Hawaii group of business owners, community leaders is first private foreign delegation to call on Marcos
HONOLULU (HawaiiNewsNow) - A group of Hawaii business owners and community leaders was the first private foreign delegation to call on Philippine President Ferdinand “BongBong” Marcos Jr. at the presidential palace in Manila since he took office on June 30.
President Marcos, son of the late dictator Ferdinand Marcos, Sr., is a controversial figure but he found a friendly audience in the Filipino Chamber of Commerce of Hawaii delegation when they gathered at Malacanang Palace.
The president said he was honored to welcome the delegates, who have shared roots to the northern Philippine provinces of Ilocos Norte and Ilocos Sur. The region is a stronghold of the Marcos political dynasty.
About 85% of the Filipinos in Hawaii have ancestral ties to the Ilocos region, which benefited from Marcos policies.
“I’m very proud to bring the Filipino community from Hawaii to pay their respects to the president, who, incidentally is also from the north. And many of the first Filipinos who are living in Hawaii are from the north as well,” said former Philippine Consul General in Honolulu Gina Jamoralin, who now works at the Department of Foreign Affairs.
President Marcos was governor of Ilocos Norte when his father’s regime was toppled by the “People Power” revolution in 1986 after 14 years of martial law and claims of corruption and human rights violations. Human rights groups say more than 3,200 people were killed, 35,000 tortured and 70,000 detained during the Marcos dictatorship in the 1970s.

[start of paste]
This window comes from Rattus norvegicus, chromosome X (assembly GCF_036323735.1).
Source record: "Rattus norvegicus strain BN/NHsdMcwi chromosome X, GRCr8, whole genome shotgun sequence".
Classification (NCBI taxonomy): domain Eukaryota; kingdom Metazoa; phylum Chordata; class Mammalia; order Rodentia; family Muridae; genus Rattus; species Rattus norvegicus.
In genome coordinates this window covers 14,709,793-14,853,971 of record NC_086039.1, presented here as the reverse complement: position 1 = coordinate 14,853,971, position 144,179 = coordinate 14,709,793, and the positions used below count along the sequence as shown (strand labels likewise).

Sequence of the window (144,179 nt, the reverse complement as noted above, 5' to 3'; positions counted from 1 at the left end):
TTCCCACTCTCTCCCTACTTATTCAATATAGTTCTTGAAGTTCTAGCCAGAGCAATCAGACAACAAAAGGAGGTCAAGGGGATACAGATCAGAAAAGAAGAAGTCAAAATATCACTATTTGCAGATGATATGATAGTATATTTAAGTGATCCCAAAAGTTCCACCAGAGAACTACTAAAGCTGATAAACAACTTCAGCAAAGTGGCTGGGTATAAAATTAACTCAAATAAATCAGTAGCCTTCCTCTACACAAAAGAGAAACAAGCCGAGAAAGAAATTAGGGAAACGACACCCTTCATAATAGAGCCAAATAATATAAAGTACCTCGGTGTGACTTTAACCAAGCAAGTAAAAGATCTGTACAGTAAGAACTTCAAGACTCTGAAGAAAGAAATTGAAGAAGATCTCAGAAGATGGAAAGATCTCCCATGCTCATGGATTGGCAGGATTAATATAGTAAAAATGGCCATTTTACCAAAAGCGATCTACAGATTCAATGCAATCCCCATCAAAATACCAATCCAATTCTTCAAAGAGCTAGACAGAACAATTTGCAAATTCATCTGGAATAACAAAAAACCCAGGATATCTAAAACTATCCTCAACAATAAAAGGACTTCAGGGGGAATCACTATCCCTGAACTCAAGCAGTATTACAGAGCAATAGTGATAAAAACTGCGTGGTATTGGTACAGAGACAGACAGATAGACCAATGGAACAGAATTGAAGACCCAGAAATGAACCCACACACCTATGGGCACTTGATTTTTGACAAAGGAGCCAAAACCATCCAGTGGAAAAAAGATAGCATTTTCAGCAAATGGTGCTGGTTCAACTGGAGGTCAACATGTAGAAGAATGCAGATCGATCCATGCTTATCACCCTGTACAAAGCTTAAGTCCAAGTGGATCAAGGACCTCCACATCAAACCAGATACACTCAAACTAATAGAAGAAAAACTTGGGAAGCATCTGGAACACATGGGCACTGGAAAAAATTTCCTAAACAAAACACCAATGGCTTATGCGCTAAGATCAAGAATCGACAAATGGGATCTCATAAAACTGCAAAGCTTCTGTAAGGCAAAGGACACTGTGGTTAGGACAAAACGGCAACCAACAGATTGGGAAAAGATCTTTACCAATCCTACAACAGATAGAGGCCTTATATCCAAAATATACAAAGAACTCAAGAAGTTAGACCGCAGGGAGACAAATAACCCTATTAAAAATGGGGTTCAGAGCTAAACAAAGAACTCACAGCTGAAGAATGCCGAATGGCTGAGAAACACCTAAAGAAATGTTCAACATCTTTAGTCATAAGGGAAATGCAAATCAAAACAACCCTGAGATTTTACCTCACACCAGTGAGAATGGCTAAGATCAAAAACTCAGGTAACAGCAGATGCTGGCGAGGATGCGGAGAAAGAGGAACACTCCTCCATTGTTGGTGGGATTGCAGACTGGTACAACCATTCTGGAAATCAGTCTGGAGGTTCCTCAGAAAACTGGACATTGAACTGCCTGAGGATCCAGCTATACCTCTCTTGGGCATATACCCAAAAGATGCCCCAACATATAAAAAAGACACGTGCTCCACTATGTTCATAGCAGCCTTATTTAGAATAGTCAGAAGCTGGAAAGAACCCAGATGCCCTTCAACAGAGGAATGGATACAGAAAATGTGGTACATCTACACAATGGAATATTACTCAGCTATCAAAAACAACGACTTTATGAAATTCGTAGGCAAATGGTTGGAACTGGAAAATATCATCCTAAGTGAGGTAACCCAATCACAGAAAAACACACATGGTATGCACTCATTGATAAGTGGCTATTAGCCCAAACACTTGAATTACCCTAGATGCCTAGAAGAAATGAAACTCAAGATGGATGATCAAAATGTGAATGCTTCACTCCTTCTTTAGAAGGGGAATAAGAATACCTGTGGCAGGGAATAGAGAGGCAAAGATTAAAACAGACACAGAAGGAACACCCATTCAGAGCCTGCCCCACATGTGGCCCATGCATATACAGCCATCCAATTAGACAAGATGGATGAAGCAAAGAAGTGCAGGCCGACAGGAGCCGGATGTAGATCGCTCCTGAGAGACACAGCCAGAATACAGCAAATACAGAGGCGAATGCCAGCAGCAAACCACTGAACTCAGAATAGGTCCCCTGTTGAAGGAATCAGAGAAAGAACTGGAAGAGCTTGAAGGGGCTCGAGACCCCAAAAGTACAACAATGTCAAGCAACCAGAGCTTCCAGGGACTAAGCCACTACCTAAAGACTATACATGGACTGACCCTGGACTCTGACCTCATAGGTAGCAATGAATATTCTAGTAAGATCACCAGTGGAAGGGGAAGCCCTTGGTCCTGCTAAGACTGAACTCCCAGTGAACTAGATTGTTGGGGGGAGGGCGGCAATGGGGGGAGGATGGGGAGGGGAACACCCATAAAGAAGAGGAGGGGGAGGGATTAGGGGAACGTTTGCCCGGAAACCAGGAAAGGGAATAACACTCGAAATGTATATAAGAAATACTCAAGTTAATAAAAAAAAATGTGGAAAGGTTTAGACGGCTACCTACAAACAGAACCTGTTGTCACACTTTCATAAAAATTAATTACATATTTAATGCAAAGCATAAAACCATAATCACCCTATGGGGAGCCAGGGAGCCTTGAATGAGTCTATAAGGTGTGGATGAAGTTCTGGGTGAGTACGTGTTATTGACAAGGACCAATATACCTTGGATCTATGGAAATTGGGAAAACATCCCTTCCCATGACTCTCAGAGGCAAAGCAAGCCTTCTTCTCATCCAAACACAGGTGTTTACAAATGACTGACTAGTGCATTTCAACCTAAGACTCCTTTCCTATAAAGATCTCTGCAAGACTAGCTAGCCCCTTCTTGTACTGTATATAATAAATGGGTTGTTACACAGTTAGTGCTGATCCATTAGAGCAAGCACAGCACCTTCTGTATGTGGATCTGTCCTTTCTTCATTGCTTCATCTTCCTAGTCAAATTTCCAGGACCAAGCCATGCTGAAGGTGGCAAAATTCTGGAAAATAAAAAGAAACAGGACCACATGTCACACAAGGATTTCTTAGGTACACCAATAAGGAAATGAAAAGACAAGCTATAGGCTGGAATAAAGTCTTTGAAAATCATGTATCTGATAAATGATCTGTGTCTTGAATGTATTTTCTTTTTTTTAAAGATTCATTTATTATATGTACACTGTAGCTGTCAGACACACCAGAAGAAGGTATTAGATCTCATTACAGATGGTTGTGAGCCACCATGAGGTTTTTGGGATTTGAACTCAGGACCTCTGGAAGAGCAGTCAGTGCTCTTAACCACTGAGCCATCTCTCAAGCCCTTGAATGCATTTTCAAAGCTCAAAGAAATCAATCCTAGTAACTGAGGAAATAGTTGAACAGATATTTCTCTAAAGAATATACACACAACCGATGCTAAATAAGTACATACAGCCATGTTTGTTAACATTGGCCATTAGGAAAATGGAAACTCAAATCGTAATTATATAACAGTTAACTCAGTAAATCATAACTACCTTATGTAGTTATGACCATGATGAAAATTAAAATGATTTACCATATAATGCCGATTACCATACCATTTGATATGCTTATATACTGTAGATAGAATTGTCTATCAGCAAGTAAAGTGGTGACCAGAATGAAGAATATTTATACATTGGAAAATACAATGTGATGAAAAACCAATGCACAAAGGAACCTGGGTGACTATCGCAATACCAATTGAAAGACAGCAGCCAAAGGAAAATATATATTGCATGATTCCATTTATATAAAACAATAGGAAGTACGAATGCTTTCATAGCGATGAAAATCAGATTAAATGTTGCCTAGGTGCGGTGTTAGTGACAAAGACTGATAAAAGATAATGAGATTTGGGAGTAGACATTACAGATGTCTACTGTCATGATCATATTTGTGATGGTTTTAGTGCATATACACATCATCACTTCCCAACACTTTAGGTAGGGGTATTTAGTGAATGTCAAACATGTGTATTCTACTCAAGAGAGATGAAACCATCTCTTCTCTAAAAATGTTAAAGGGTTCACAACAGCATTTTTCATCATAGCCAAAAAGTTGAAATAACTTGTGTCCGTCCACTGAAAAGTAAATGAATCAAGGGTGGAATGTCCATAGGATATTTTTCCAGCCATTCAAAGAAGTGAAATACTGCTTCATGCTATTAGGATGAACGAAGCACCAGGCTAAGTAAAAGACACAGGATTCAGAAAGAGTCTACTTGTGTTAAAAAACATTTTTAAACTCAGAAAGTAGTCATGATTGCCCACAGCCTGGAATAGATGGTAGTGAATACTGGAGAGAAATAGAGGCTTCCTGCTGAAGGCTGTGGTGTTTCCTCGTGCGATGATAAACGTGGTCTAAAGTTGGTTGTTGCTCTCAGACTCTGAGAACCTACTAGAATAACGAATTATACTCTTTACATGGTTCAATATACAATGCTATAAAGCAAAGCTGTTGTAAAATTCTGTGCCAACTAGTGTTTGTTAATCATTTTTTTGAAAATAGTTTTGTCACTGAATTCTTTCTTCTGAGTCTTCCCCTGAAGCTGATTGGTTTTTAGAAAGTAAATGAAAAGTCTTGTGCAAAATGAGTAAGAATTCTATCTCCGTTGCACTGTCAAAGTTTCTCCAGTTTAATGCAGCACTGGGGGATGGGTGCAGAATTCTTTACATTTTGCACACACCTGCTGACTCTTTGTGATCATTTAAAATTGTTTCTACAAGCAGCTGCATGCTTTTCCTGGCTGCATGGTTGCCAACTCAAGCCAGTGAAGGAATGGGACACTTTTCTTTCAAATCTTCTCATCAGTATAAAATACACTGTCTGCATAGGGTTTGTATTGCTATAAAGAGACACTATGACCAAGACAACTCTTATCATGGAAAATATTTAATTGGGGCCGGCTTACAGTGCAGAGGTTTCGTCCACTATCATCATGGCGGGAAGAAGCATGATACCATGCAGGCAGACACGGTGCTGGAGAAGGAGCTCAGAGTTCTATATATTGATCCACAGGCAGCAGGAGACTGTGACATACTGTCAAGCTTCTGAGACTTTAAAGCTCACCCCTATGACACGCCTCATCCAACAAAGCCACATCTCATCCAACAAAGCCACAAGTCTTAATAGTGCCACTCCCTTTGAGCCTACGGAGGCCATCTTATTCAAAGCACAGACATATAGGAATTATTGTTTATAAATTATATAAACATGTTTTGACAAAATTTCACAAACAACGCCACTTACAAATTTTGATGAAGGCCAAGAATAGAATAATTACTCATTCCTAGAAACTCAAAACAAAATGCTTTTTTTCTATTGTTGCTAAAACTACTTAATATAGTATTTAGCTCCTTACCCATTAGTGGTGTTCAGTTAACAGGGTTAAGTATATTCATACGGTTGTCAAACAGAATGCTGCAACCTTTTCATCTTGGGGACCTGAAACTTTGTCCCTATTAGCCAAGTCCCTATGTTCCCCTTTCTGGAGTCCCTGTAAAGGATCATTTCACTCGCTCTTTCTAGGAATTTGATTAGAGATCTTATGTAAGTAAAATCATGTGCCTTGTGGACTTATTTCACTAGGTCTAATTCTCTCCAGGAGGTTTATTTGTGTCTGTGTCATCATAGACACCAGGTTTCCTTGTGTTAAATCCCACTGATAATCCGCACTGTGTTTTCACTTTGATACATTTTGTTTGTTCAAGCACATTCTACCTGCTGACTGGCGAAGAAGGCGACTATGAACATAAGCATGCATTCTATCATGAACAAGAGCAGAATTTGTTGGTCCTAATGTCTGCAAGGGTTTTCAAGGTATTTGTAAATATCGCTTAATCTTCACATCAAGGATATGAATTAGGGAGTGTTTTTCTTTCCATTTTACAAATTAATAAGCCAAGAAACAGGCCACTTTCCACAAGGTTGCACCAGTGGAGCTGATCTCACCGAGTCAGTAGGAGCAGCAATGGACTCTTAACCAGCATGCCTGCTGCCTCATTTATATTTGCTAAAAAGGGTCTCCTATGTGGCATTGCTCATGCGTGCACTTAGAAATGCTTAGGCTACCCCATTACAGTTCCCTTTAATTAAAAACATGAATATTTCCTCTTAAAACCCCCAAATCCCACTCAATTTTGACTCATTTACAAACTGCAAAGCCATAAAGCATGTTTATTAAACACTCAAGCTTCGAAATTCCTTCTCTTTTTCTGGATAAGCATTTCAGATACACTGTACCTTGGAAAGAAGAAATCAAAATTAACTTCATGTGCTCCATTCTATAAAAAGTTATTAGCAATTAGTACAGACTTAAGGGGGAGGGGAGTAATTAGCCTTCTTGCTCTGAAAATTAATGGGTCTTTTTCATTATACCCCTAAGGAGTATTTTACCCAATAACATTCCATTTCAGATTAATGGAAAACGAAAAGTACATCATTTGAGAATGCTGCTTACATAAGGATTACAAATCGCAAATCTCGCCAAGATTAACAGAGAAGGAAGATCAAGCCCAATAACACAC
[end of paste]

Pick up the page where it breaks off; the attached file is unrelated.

A presidential commission is investigating the alleged theft of some $10 billion worth of assets.
The family fled to Hawaii, unable to return home until 1991. Ferdinand Marcos, Sr. died in Honolulu in 1989.
Now more than three decades later, the political dynasty is back in the palace after a majority of Filipinos elected Marcos Jr. president on promises of economic development.
He urged the Filipino diaspora to help through investments, tourism and remittances to family members.
“Look to the Philippines once more,” Marcos told delegates.
“I know that many of our foreign nationals, even the immigrant workers who have stayed abroad for a good long time, still want to have, still have family back here in the Philippines, still want to come back to the Philippines.”
But while this may be true for older Filipino immigrants, many young Filipino Americans in Hawaii seem less interested in knowing about the country their parents or grandparents came from.
Rebuilding that relationship could prove challenging for the Marcos administration.
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